For his part, GE Digital Senior Vice President and Chief Technology Officer Colin Parris said that with new energy sources coming on line, it is important to first understand the language we use to describe the landscape.
“The grid,” he said, “is about two things: connectivity and continuity.”
Connectivity, he said, is connecting generation to consumption, from a power plant to homes or businesses, and continuity is about always ensuring the nation has a constant flow of electrons, meaning, “When you turn that switch on, you’ve got power.”
When we have both, he contends, we have a stable grid.
The challenge now is that the grid is becoming, in a manner of speaking, “more temperamental.” Where it was once a one-lane street, going from generation to consumption, it is now multiple lanes and off-ramps, flowing in both directions – and the lanes and layout of the system is getting more complicated and interwoven as the days progress.
“We’re adding generation sources, like renewables, and wind, which is always dynamic because the sun doesn’t always shine and the wind doesn’t always blow,” said Parris.
On the consumption side, he noted, we are putting, for example, solar panels on our roofs and electric cars in our driveways. With both generation and consumption protocols changing simultaneously, finding a way to make the grid stable again will be the goal.
Part of that goal will be keeping it safe and secure from cyber-attacks.
“The grid is a shared ecosystem,” Parris emphasized.
And because it’s a shared ecosystem, there must be shared responsibility.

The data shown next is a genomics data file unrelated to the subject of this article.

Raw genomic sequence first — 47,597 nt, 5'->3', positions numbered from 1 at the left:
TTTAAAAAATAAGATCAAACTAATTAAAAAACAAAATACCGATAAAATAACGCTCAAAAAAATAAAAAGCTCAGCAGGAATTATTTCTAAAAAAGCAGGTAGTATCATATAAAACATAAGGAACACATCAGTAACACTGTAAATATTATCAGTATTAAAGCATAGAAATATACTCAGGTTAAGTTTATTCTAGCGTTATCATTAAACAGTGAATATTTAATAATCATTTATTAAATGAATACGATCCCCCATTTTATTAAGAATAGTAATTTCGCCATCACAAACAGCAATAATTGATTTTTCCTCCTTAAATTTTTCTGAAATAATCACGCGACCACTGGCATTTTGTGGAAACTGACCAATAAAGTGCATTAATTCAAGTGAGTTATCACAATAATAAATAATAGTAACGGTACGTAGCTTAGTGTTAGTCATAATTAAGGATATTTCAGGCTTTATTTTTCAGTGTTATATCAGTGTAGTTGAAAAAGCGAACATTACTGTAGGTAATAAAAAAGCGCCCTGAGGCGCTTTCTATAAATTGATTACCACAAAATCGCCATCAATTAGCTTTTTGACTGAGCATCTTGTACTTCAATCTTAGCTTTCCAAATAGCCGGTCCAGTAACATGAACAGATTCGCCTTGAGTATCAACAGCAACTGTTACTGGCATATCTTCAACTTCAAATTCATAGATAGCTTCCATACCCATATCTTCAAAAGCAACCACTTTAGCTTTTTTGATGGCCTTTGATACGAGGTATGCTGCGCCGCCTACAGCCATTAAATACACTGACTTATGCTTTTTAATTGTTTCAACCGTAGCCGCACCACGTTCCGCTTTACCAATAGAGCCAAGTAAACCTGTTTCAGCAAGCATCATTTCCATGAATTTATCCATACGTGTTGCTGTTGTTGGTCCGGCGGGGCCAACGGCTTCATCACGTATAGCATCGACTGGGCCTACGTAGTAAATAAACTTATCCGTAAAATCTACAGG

“You’ve got to bring together the people who create the equipment on the grid, people who build software for the grid, government agencies who write the policies, investors who invest in the markets that make the grid,” he said.
For that to occur, he said, requires these three considerations be met:
• The physical aspect of the grid, because it we will need more lanes of highway to make it possible to move all that energy
• Managing the congestion from all that new energy
• The digital side, meaning the ability to forecast the problems, and react in real time
On that point, GridWise Alliance CEO Karen G. Wayland, said meeting the grid challenges must also include discussions about investment in features like sensors, advanced grid control, data analytics and software service.
“These are technologies that help the grid respond faster and more accurately and to deal with potential disruptions,” she said.
Specifically, Quinones talked about hardening the grid, which means increasing its reliability in anticipation (or reaction) to difficult times.
“We had had to elevate substations, design submersible transformers, building stronger poles and lines and arms,” he said, referring to New York’s decision after Hurricane Sandy hit the area in 2012, which caused almost $20 billion in damage.
Now, he said, we have to do that, as well as add sensors and digital technology, so we can monitor the health of those aspects and respond more effectively.
Overall, Wayland thinks tying climate policy to infrastructure is good for the economy and the grid; so, to that extend, she applauds the administration’s current efforts.
“Once that money goes out into the economy, it’s durable policy. We build equipment, we deploy technology. And once that money goes out into society, it can’t be rolled back,” she said.
With so much of the grid in flux, both on generation as well as the consumption side, GE’s Parris said the key ingredient to entire panoply of the grid may be the easiest to understand.
“It’s you – you and I. We are going from energy consumers to energy ‘prosumers.’ We produce and we consume. We are adding capabilities to the grid, so how do we integrate with the grid? We must work harmoniously,” he said.